On Monday the Obama Administration, specifically the Bureau of Ocean Energy Management, approved a plan by Shell Oil to begin exploratory drilling for oil and gas in the Chukchi Sea, off the north coast of Alaska, on the Outer Continental Shelf. It’s an area where the Bush43 Administration held a lease auction in 2008, but court challenges have prevented the sale from being consummated – until a March 2015 decision by the Ninth Circuit Court of Appeals paved the way.
The Chukchi Sea is the wedge of the Arctic Ocean which enters the Bering Straight. It’s thought that the continental shelf off this coast is rich with oil fields. The Chukchi shelf is estimated to hold reserves of 30 billion barrels of oil. In 2008, after an oil and gas lease sale that netted the US Government over $2.6 billion, the Anchorage Daily News described the lease sale as a symptom of our collective addiction to gas and oil – echoing Bush43’s statement in his 2006 State of the Union Address that the US is addicted to Gas and Oil. Addicts tend to engage in ever-riskier behavior, like drilling for oil further and further out to sea, or drilling in extremely inhospitable waters like the Arctic, in order to get their fix.
Opening the Chukchi Sea to exploratory drilling is just the opening salvo of a five year plan by the Obama Administration to launch oil and gas drilling in 14 areas of the U.S. Outer Continental Shelf. Three of the areas are off the Alaska Coast, while the others are either off the Atlantic Coast or in the Gulf of Mexico.
In a New York Times OpEd piece, 350.org founder Bill McKibben called this Obama’s Catastrophic Climate Change Denial. What with the Arctic melting (so that commercial ocean activities can proceed without that pesky ice) one might think, McKibben proposes, that Shell would be smart enough to realize it’s folly to keep drilling for oil and move into solar panels instead. Instead Shell is first in line to the trough to keep on keepin’ on with the oil stuff.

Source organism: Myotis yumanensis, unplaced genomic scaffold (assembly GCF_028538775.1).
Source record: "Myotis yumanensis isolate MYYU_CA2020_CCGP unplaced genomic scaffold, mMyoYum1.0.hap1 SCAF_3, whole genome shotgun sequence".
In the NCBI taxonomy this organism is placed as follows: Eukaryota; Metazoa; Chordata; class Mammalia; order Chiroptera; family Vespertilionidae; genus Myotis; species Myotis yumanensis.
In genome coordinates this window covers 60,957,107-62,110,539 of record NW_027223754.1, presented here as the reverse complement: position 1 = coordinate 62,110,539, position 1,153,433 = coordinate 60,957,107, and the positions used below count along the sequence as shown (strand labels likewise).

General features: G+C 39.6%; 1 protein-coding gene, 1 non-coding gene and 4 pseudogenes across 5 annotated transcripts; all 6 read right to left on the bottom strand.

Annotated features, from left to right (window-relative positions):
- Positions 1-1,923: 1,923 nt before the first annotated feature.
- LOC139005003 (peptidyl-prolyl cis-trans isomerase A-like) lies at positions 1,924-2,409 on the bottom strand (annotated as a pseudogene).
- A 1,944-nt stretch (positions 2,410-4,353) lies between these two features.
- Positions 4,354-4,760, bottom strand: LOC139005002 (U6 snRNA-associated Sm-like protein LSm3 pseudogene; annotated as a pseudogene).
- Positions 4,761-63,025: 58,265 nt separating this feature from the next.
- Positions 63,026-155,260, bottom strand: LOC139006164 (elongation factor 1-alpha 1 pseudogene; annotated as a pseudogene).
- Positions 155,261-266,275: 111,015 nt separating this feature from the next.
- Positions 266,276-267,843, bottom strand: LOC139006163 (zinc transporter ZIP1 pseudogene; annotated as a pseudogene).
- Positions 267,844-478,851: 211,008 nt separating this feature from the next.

This is the areas which are slated to be developed in Alaska’s waters under the Obama Administration plans. You’ll note that most of this is in the Arctic, with another area (Cook Inlet) being the sort of terrain where the Exxon Valdez accident occurred back in the 1990’s.
Shell proposes drilling up to six wells in an offshore area known as the Burger Prospect. It’s in 140 feet of water, and about 70 miles northwest of the village of Wainwright. Drilling will be performed by the drillship M/V Noble Discoverer, and the semi-submersible drilling unit Transocean Polar Pioneer.
For the Chukchi Sea, the BOEM estimated the chance of an oil spill accident during the exploratory drilling phase to be almost nonexistent. However, over the 77 year lifespan expected of these fields, the BOEM estimated a 75% likelihood of at least major oil spill.
What the BOEM Environmental Assessment does not discuss is how will Shell or other parties clean up after a major spill, that we see is very likely to occur? The go-to method for cleaning up oil spills seems to be dispersants like Corexit. But, these dispersants are extremely toxic, and make the toxicity of the situation worse by letting the oil mix more easily with the ocean. Dispersants only hide the oil spill problem, they don’t solve the oil spill. Finally, it’s known they don’t work very well in cold conditions.
With the Obama Administration opening the Arctic to oil drilling, Canada is looking to do the same. The Northwest Territories is seeking permission to increase its borrowing limit to support oil exploration. A federal judge in Anchorage Alaska has ordered Greenpeace to stay away from Shell’s operations, and to not fly drone aircraft in the area.
“Our Arctic ocean is flat out the worst place on Earth to drill for oil,” said Niel Lawrence, Alaska director of the Natural Resources Defense Council. “The world’s last pristine sea, it is both too fragile to survive a spill and too harsh and remote for effective cleanup.”
“It is unconscionable that the federal government is willing to risk the health and safety of the people and wildlife that live near and within the Chukchi Sea for Shell’s reckless pursuit of oil,” said Marissa Knodel, a climate campaigner with Friends of the Earth. “Shell’s dismal record of safety violations and accidents, coupled with the inability to clean up or contain an oil spill in the remote, dangerous Arctic waters, equals a disaster waiting to happen.”
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